I loathe easy answers, and perhaps that’s the problem. I have a deep-seated mistrust of any answer that dissolves one of the parameters of a paradox; my whole life, I’ve found paradoxes to be built into the fabric of the universe at every level—scientific, social, theological, personal—and accordingly look for them everywhere.2 Maybe I’m more addicted to paradox than I am to truth? Or maybe I’m looking for the wrong kind of paradox here, more invested in a romantically dark conflict than in illumination and harmony. It wouldn’t exactly be the first time I made a bad decision.

Jesus embraced whores. He didn’t pay them, though. How do I become that person instead of this one?


Christ and the Samaritan Woman (St Photini)

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1It ain’t to hand out tracts.
2What confirmation bias?

Wednesday, December 6, 2017

The Courtesy of Deep Heaven, Part VII: Decorum

A brother who had sinned was turned out of the church by the priest; Abba Bessarion got up and went with him, saying, ‘I, too, am a sinner.’

—The Sayings of the Desert Fathers, trans. Benedicta Ward

Do ye not know that they which minister about holy things live of the things of the temple? and they which wait at the altar are partakers with the altar? Even so hath the Lord ordained that they which preach the gospel should live of the gospel. But I have used none of these things: neither have I written these things, that it should be so done unto me … Verily, when I preach the gospel, I make the gospel of Christ without charge, that I abuse not my power in the gospel.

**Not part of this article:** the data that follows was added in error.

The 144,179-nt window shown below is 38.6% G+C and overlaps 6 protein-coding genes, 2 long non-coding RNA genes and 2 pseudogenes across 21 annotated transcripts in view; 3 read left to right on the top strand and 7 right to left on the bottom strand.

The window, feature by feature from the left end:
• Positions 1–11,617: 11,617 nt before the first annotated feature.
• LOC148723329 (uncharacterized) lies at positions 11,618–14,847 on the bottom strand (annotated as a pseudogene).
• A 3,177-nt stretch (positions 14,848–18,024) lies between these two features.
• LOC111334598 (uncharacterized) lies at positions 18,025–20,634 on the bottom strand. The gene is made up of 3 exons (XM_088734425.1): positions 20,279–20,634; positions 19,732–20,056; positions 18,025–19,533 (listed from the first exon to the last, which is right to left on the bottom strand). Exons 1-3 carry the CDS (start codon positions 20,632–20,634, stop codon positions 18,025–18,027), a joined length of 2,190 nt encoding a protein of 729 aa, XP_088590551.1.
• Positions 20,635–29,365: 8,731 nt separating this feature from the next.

The First Letter of Saint Paul to the Corinthians, IX.xiii-xv, xviii

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After a long intermission, I’d like now to conclude my series on the Anglican patrimony, the specially English spirit that the Ordinariates bring into Catholicism. Finding the root of that patrimony in precision, and moving from there to magnanimity, irony, hierarchy, republic, and largesse, I turn to the final quality on my original list, what I have chosen to call decorum.


It was difficult to come up with a name for this quality (decorum is by no means a satisfying one), because it’s rarely exhibited and still more rarely spoken about in American culture, and I don’t know that it’s much more commonly discussed in British culture. Nevertheless its flavor is quite distinctive; its peculiar blend of humility and sensitivity and tact is, to my mind, a uniquely charming and obvious expression of mutual submission among Christians.

A vulgar way of putting it would be that decorum means never pulling rank; a marginally smarter, still vague way of putting it would be that decorum means taking no advantage of the powers you possess through hierarchy. But, because decorum (as I here use the term) is so unfamiliar, it may actually be easier to approach through a negation.

For many years, I’ve been bothered by the use of the Filioque in the Creed1 at Mass. Now, to be clear, I confess and indeed insist quite fervently on it, from a doctrinal point of view—I don’t see how anyone could admit that the Son is the image of the invisible God and the express image of his person without admitting the Filioque too; and it seems like the most natural way to interpret our Lord’s saying that As the Father hath life in himself, so hath he given to the Son to have life in himself. But the manner in which the Filioque was made binding upon the Church is, I believe, deeply objectionable; the high courtesy of the Church should have forbidden it. Let me explain.